Snow way back
Excuse the rant, but really - why oh why oh why does the transport system in this country seize up at the first suggestion of cold weather? It's not as though coldness is a rarity in the UK, and yet every time the temperature plummets the railways and roads collapse.
On Friday it took me five hours to get from London to Portsmouth - I left on the 6.02pm from Victoria , which was then cancelled mid-journey as the whole Southern Trains network collapsed around me. I had to double back to Gatwick to wait for another service, which then terminated early at Havant, after a mildly alarming interlude when the guard kept announcing he didn't actually know where it was going - Portsmouth, Bognor, both or neither. A forty minute wait on a freezing platform for another train rounded off the epic experience. All accompanied by grave announcements about the 'extreme weather conditions'.
Returning to London yesterday was a similarly fun-filled expedition, with all the direct services cancelled, meaning I had to go via East Sussex, changing at Barnham (lovely quaint tea shop on the platform, by the way) and arriving several hours late for a friend's birthday.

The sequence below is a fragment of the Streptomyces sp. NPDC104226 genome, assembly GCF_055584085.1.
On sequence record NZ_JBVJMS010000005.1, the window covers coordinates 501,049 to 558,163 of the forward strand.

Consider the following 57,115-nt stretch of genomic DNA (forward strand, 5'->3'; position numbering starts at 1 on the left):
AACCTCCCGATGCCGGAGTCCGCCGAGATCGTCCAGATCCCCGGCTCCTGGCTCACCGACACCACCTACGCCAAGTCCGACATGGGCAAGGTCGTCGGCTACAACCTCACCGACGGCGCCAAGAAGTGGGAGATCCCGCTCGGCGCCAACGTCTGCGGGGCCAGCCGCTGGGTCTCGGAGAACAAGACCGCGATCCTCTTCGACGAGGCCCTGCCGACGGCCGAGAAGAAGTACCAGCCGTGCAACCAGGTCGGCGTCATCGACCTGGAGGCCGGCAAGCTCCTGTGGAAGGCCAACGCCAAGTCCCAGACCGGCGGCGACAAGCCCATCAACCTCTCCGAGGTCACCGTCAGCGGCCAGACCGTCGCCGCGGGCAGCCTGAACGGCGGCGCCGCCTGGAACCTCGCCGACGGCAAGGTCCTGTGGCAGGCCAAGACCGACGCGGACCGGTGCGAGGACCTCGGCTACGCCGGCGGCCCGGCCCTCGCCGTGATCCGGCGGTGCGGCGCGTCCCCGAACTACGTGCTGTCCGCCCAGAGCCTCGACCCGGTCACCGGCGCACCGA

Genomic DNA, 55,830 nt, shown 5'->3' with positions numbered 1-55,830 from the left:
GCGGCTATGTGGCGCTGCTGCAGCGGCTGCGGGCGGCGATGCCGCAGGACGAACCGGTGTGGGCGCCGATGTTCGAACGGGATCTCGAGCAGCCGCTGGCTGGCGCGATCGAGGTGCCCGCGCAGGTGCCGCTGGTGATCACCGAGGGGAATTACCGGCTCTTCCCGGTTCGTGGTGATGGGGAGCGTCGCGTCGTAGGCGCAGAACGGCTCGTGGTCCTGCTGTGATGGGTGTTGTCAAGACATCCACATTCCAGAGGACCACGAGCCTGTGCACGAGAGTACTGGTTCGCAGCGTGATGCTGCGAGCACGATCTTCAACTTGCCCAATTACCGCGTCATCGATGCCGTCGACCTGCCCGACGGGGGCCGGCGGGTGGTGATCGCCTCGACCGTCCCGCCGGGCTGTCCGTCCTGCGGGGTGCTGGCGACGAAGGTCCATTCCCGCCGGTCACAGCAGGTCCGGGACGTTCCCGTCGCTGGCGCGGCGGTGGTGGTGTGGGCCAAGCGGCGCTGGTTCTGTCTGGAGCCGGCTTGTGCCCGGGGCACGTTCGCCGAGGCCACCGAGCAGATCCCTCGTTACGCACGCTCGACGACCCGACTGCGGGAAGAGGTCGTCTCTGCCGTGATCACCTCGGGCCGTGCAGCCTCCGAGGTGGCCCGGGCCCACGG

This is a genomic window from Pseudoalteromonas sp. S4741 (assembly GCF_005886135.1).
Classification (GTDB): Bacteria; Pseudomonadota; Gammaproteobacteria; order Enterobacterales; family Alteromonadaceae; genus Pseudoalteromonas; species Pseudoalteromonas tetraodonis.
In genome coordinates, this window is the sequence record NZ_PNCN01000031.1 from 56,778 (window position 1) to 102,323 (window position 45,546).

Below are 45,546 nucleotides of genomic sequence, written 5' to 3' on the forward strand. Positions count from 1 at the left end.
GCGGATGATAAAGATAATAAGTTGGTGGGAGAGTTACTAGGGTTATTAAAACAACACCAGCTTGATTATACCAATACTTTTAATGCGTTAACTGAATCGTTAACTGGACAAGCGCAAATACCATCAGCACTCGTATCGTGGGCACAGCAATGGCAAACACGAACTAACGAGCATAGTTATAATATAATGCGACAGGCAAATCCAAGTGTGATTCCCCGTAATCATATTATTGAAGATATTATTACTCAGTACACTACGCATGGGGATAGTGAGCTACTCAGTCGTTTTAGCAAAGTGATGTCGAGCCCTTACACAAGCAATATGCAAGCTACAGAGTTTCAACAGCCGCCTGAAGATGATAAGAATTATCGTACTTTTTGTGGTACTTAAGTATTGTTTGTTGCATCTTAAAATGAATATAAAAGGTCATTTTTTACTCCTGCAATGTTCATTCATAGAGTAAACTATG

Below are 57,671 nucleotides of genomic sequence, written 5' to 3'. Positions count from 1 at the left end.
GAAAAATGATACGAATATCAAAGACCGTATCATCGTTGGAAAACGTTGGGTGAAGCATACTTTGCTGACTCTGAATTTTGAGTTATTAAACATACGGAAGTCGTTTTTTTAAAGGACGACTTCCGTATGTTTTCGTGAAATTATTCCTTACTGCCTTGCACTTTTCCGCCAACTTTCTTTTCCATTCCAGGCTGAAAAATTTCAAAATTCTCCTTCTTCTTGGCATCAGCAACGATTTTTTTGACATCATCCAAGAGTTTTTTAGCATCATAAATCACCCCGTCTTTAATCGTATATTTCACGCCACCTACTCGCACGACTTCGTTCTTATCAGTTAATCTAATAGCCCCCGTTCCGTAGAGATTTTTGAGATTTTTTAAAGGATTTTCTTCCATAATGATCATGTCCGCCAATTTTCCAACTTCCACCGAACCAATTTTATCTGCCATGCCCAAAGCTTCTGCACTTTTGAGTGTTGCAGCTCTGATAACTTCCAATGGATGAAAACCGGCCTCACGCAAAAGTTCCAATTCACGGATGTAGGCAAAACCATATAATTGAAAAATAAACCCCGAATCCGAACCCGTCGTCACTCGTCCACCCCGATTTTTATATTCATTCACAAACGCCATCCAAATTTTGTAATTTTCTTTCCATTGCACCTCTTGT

Tonight gave me my hat-trick: An uneventful tube journey from Westminister to London Bridge, at which point the 'adverse weather conditions' again led to transport meltdown. Platforms and concourse were rammed with people, whilst the word "delayed" spread down the destination boards like a stock market crash. With no trains leaving we were shouted at to leave and the station was closed, at which point I retreated to a coffee shop for an hour. I then finally managed to get a train to Woolwich Arsenal, where General Gordon Square was crowded with frosted people waiting for buses which were failing to arrive through gridlocked traffic.
I took refuge in the Town Hall (thankfully open), and passed a bit of time doing some work in the Conservative Group room. The traffic was still barely moving an hour later, as I joined a group of council staff and Cllr. Don Austen on the steps outside, surveying the chaos (the Mayor was also stranded inside, and I suggested the conditions were apt for a local coup if we were so minded). It was soon clear nothing was going anywhere in a hurry, so with a parting shot of "If I'm not back by the New Year, call a by-election", I set off to walk through the frozen wastes to Eltham.
The pavements were horrendously slippery and I struggled to stay upright, so I can well understand how there are so many injuries in weather like this. The whole way home - Academy Road to the Shooters Hill junction, then Well Hall Road and Westmount Road, I saw just one bus, and it was out of service. I got home in one piece, but certainly didn't envy those trying to drive.
My question is WHY?! I've been to Norway, where heavy snow is not exactly unknown, and the trains keep running, and the cars keep moving. How is it that our pavements and roads turn into ice rinks, and our railways seize up? It happens every time it snows, and yet we seem unable to learn from other countries and work out where we're going wrong.
There. Rant over. Sorry.